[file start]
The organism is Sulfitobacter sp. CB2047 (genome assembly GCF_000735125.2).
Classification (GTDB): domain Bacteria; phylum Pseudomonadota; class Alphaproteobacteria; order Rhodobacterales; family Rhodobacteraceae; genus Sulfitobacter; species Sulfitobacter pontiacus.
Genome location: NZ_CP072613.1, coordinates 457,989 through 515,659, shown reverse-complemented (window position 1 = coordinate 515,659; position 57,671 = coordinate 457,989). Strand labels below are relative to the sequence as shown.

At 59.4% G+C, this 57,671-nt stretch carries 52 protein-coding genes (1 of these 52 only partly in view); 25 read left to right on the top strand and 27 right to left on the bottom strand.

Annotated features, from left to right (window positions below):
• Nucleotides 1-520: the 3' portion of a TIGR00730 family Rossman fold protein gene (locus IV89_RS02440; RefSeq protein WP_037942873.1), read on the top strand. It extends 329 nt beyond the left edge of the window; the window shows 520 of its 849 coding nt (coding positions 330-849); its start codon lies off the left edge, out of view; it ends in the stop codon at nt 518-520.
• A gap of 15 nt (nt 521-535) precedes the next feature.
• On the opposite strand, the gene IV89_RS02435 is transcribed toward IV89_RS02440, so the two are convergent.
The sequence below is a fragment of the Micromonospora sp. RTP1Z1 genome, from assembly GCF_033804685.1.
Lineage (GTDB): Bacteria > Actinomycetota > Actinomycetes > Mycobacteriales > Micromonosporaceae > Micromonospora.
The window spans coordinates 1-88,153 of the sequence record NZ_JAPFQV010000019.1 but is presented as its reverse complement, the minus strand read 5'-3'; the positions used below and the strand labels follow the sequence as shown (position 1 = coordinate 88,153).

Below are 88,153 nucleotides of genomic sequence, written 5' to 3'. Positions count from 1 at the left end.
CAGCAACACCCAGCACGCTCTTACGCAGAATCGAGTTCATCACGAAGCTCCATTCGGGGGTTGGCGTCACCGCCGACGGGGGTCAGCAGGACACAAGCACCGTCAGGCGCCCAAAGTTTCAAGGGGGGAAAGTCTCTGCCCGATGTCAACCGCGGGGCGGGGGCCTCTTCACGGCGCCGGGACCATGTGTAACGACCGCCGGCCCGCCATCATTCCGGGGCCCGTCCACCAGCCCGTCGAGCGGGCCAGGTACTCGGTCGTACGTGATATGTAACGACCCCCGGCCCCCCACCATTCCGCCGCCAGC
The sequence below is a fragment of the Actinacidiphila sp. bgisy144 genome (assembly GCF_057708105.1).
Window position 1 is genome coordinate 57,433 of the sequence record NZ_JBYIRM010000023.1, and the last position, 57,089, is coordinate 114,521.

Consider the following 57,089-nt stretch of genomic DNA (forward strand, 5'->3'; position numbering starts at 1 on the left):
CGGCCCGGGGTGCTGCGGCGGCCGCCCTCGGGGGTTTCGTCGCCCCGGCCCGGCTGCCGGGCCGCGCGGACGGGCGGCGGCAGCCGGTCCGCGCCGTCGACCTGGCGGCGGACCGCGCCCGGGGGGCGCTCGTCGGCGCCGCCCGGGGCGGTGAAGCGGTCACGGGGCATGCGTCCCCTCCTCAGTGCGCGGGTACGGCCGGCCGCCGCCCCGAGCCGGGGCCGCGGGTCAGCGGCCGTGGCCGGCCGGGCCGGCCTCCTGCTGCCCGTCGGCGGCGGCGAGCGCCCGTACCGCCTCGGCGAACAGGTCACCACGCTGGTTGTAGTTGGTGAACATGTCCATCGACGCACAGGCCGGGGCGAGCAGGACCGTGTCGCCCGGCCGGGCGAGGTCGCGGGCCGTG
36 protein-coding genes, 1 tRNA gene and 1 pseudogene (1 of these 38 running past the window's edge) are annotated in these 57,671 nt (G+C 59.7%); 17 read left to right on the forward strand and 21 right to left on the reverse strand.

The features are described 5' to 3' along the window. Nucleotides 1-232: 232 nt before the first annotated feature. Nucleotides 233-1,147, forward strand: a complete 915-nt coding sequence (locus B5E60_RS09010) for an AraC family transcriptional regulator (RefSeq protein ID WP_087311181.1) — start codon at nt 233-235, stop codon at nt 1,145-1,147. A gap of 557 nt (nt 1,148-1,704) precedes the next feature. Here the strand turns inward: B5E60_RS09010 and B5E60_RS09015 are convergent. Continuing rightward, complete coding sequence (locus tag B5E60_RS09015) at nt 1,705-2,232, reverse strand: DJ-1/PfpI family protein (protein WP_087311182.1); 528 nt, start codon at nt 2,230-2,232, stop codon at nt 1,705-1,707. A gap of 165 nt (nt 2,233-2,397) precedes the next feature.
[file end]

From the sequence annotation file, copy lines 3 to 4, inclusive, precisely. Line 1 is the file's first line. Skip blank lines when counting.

Genome location: NZ_CP072613.1, coordinates 457,989 through 515,659, shown reverse-complemented (window position 1 = coordinate 515,659; position 57,671 = coordinate 457,989). Strand labels below are relative to the sequence as shown.

At 59.4% G+C, this 57,671-nt stretch carries 52 protein-coding genes (1 of these 52 only partly in view); 25 read left to right on the top strand and 27 right to left on the bottom strand.